Having publicly advocated the destruction of Israel's Christian churches, Benzi Gopstein might have good cause to fear for his liberty.
But if Mr Gopstein, the leader of Lehava - a group infamous for its virulent campaigns against relationships between Arab men and Jewish women - worries about arrest after Benjamin Netanyahu's government announced an unprecedented offensive against "Jewish terror", he was not showing it.
Instead, he brazenly urged the same government to expel Christian places of worship from the Holy Land.
Asked if the government should set fire to churches - as hard-line Jewish extremists have done in recent times - he replied: "Not burn. They need to take them out. We don't have a place for churches here. It's Jewish law. This is what God told us."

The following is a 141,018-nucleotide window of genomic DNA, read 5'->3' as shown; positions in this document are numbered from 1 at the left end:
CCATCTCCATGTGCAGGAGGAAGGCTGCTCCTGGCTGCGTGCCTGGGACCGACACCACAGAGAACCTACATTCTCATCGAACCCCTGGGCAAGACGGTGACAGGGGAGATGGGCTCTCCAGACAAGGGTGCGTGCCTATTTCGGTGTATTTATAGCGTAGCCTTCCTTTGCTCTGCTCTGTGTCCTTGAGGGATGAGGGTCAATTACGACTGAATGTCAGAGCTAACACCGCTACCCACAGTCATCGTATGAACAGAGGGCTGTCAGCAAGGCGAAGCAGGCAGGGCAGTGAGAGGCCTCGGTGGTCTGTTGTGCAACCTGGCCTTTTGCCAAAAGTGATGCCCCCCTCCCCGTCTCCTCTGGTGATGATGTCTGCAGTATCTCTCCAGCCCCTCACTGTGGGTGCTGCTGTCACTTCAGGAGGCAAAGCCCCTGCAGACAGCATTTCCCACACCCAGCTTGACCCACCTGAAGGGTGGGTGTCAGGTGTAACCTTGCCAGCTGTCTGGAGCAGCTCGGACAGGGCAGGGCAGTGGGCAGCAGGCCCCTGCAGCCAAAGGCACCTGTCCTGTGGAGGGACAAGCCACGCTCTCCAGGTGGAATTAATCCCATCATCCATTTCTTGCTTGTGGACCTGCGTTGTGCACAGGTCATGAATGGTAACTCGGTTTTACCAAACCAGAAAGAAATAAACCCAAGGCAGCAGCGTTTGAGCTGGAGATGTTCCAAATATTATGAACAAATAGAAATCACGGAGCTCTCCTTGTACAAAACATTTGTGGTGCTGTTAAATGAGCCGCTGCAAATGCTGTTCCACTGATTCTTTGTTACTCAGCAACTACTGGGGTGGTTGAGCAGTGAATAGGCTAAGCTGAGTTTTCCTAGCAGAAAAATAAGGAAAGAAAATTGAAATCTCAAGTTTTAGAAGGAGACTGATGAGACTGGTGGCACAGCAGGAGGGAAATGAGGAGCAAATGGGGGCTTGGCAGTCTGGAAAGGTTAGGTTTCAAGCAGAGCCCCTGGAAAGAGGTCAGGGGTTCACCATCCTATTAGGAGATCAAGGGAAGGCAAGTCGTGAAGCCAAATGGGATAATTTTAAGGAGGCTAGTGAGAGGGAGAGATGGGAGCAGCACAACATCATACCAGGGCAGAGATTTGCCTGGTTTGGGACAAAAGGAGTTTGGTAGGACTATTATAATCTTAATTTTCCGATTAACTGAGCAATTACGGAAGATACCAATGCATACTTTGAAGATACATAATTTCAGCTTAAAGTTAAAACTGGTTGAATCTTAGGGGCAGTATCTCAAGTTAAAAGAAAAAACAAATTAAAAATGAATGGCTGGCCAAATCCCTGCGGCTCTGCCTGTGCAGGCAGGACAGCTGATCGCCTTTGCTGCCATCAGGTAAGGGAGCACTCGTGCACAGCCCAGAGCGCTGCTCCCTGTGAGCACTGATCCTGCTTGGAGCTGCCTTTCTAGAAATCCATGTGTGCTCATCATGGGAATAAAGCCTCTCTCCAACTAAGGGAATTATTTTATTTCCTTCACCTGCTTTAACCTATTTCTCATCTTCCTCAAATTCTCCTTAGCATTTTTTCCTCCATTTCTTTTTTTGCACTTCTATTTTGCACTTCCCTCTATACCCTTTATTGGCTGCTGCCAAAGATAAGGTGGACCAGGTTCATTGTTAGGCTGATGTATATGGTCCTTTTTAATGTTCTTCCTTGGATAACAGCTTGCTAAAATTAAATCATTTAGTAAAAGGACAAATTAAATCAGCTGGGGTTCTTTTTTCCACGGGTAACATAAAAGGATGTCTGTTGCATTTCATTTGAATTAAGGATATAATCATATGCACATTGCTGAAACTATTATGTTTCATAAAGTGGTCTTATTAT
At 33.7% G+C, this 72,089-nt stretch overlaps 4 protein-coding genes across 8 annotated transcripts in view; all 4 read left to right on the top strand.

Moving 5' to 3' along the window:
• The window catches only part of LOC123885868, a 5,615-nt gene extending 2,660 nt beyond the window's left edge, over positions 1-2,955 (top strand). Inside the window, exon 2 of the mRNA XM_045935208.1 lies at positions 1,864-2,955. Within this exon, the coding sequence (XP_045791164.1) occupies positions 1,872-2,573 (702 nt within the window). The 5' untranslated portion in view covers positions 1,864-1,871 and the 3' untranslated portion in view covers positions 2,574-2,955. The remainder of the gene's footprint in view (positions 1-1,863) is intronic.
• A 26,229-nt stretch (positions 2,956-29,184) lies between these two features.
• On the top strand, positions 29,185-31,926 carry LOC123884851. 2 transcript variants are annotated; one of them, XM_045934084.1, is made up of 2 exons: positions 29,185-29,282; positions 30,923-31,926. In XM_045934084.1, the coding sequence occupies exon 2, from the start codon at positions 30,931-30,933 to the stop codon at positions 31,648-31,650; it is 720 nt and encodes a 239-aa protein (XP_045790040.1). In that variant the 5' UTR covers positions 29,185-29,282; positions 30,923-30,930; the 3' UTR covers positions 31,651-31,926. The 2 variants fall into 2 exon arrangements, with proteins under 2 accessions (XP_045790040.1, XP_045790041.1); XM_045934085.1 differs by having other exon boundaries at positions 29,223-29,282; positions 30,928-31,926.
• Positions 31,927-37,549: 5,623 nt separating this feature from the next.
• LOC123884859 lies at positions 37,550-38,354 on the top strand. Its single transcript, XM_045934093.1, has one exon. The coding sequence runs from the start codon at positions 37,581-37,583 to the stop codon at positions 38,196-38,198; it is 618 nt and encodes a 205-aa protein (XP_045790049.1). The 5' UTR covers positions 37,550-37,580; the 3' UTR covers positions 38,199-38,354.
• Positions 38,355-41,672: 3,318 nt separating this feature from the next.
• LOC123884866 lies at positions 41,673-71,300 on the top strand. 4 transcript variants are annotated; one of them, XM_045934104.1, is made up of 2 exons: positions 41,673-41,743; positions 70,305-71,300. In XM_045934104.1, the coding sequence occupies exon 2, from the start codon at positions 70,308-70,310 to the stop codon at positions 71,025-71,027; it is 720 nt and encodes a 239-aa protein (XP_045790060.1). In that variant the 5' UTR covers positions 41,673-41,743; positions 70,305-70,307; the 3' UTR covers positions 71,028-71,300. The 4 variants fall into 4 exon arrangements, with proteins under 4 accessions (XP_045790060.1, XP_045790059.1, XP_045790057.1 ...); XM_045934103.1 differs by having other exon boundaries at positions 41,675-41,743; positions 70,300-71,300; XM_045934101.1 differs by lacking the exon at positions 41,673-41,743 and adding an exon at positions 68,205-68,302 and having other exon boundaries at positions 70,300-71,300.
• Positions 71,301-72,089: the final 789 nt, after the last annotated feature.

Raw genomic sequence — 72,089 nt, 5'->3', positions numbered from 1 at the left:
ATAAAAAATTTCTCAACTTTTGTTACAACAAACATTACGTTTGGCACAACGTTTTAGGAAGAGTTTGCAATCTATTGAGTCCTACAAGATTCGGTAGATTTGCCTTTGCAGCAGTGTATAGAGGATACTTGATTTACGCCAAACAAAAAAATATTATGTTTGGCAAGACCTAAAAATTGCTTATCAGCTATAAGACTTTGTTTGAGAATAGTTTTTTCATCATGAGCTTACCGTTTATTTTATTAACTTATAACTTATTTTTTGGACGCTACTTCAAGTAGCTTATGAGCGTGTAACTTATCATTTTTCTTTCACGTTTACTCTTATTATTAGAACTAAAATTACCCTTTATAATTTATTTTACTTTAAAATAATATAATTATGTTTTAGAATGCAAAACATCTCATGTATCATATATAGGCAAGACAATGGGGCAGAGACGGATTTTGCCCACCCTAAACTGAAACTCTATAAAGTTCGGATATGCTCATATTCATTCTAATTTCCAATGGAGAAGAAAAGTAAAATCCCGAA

Mr Gopstein, 46, a religious settler from Kiryat Arba on the outskirts of the Palestinian city of Hebron was addressing an explosive topic at a sensitive time.
The authorities, driven by revulsion over a fire-bomb attack blamed on far-Right settlers that killed a Palestinian child in the West Bank village of Duma last week, have disclosed plans to detain Jewish militants without trial, a measure long applied to Palestinian suspects.
Mordechai Meyer, 18, was ordered to be detained for six months for activities that were said to include suspected involvement in a fire that badly damaged the Church of Loaves and Fishes on the banks of the Sea of Galilee.
Mr Gopstein said his organisation did not carry out church attacks, but he admitted he could be arrested soon, even though the Shin Bet, Israel's domestic intelligence service, has decided there are no grounds for outlawing his group.
"If they arrest me, I am ready. It's not the first time," he said.